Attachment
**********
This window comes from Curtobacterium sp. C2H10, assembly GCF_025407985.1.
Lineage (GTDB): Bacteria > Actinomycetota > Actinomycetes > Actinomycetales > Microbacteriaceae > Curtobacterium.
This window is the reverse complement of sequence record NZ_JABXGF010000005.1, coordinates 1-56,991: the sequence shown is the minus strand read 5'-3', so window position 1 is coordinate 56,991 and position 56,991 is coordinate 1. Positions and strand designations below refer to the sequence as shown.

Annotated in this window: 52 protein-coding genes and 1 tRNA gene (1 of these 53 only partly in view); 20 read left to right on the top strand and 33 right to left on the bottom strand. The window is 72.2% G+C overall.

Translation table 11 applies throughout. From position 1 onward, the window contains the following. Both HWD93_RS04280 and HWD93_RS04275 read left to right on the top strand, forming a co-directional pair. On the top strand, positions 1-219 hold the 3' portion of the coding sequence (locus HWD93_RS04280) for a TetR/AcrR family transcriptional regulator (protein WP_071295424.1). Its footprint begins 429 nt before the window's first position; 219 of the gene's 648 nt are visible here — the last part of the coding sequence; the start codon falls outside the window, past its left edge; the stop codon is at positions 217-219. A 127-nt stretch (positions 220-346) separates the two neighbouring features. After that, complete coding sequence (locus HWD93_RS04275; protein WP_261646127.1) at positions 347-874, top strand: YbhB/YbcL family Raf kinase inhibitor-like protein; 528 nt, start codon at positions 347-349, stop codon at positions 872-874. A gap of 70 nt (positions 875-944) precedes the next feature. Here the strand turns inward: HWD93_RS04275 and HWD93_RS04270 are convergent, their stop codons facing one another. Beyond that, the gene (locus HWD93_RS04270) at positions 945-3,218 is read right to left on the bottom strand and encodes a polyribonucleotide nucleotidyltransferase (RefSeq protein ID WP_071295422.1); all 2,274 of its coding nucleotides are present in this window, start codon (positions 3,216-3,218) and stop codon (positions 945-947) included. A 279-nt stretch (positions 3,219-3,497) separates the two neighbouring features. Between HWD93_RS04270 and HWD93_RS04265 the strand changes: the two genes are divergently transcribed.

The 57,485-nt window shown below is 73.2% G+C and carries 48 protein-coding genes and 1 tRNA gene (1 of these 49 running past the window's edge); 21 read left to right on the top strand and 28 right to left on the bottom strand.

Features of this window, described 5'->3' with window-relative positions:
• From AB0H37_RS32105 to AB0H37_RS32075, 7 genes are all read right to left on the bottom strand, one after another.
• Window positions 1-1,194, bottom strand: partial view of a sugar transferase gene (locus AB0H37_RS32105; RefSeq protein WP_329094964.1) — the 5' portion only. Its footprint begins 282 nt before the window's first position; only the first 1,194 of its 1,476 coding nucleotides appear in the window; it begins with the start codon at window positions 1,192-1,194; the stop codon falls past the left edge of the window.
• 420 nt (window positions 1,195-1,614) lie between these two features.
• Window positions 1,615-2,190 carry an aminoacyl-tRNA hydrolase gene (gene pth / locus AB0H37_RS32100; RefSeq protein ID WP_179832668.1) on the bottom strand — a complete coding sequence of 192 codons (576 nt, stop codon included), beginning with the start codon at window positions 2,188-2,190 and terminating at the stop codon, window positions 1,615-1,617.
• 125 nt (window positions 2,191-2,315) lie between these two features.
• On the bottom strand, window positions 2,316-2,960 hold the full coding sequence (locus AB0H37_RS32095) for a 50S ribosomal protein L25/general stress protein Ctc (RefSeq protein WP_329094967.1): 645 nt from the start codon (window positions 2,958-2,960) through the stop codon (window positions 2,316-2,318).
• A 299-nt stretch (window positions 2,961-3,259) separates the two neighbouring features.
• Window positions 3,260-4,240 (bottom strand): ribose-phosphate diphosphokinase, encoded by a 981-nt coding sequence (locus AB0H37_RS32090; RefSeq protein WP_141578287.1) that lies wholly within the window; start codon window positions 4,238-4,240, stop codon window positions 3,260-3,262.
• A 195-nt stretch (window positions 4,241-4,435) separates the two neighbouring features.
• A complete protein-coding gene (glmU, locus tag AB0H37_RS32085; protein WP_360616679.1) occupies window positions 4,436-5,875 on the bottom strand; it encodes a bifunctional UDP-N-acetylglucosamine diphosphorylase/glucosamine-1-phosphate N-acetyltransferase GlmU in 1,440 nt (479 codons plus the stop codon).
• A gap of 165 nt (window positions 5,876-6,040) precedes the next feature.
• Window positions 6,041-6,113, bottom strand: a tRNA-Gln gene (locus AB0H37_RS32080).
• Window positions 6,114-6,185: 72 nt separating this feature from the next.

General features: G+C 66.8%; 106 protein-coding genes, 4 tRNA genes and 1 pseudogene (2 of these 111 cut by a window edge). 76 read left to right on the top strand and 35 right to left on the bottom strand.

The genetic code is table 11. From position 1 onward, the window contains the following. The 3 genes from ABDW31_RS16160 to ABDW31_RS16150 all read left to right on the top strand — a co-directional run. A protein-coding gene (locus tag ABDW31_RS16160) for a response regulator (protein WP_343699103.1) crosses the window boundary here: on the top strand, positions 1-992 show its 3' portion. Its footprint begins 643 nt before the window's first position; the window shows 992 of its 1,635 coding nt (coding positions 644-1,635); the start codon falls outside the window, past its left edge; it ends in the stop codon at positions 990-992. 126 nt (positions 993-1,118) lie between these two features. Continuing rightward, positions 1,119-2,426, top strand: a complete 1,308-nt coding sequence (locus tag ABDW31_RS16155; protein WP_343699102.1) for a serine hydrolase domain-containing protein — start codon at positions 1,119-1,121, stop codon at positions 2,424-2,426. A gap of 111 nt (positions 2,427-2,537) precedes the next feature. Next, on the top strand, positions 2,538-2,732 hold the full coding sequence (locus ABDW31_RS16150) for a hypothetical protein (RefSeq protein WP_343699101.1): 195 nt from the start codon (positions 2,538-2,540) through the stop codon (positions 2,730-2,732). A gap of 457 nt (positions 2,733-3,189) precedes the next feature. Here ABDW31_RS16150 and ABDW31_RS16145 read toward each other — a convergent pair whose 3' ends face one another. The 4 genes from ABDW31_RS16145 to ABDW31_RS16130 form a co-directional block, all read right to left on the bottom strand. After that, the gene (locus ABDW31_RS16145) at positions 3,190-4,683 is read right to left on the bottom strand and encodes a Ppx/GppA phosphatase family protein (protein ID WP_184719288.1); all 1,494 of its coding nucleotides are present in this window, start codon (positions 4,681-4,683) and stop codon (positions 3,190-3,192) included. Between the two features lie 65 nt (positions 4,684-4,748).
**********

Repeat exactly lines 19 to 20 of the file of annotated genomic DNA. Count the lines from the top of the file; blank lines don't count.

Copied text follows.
• Window positions 6,041-6,113, bottom strand: a tRNA-Gln gene (locus AB0H37_RS32080).
• Window positions 6,114-6,185: 72 nt separating this feature from the next.